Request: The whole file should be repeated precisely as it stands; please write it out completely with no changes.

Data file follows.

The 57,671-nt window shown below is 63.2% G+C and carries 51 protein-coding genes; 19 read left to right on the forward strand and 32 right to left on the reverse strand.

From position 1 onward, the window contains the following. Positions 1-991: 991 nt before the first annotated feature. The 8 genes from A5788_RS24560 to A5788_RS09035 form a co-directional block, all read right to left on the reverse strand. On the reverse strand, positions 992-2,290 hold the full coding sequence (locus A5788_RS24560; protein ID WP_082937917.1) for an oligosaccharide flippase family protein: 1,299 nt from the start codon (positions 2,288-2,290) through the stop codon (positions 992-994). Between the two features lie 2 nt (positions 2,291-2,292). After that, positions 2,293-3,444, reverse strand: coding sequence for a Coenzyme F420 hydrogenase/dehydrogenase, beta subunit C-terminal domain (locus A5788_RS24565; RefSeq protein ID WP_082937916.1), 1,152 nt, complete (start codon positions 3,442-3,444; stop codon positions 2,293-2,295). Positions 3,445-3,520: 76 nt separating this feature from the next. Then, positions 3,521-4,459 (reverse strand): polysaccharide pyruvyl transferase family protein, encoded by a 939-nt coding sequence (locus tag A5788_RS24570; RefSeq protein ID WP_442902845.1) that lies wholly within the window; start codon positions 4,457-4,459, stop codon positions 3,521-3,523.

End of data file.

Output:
The 57,671-nt window shown below is 63.2% G+C and carries 51 protein-coding genes; 19 read left to right on the forward strand and 32 right to left on the reverse strand.

From position 1 onward, the window contains the following. Positions 1-991: 991 nt before the first annotated feature. The 8 genes from A5788_RS24560 to A5788_RS09035 form a co-directional block, all read right to left on the reverse strand. On the reverse strand, positions 992-2,290 hold the full coding sequence (locus A5788_RS24560; protein ID WP_082937917.1) for an oligosaccharide flippase family protein: 1,299 nt from the start codon (positions 2,288-2,290) through the stop codon (positions 992-994). Between the two features lie 2 nt (positions 2,291-2,292). After that, positions 2,293-3,444, reverse strand: coding sequence for a Coenzyme F420 hydrogenase/dehydrogenase, beta subunit C-terminal domain (locus A5788_RS24565; RefSeq protein ID WP_082937916.1), 1,152 nt, complete (start codon positions 3,442-3,444; stop codon positions 2,293-2,295). Positions 3,445-3,520: 76 nt separating this feature from the next. Then, positions 3,521-4,459 (reverse strand): polysaccharide pyruvyl transferase family protein, encoded by a 939-nt coding sequence (locus tag A5788_RS24570; RefSeq protein ID WP_442902845.1) that lies wholly within the window; start codon positions 4,457-4,459, stop codon positions 3,521-3,523.